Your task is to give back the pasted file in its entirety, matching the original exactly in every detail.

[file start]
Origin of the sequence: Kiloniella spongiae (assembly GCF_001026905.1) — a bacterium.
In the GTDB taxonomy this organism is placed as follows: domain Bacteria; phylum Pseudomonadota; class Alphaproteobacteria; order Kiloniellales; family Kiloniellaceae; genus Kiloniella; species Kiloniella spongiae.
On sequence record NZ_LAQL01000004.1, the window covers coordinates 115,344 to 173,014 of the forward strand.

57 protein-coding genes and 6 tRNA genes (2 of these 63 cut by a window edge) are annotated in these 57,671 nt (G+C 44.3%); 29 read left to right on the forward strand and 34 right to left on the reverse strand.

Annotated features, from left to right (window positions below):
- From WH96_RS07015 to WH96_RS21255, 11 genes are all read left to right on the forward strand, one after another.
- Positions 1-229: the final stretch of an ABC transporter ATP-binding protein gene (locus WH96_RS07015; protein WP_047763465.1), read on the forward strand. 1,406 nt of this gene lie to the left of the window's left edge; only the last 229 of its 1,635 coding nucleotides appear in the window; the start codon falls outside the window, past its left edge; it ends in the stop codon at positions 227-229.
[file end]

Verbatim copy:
Origin of the sequence: Kiloniella spongiae (assembly GCF_001026905.1) — a bacterium.
In the GTDB taxonomy this organism is placed as follows: domain Bacteria; phylum Pseudomonadota; class Alphaproteobacteria; order Kiloniellales; family Kiloniellaceae; genus Kiloniella; species Kiloniella spongiae.
On sequence record NZ_LAQL01000004.1, the window covers coordinates 115,344 to 173,014 of the forward strand.

57 protein-coding genes and 6 tRNA genes (2 of these 63 cut by a window edge) are annotated in these 57,671 nt (G+C 44.3%); 29 read left to right on the forward strand and 34 right to left on the reverse strand.

Annotated features, from left to right (window positions below):
- From WH96_RS07015 to WH96_RS21255, 11 genes are all read left to right on the forward strand, one after another.
- Positions 1-229: the final stretch of an ABC transporter ATP-binding protein gene (locus WH96_RS07015; protein WP_047763465.1), read on the forward strand. 1,406 nt of this gene lie to the left of the window's left edge; only the last 229 of its 1,635 coding nucleotides appear in the window; the start codon falls outside the window, past its left edge; it ends in the stop codon at positions 227-229.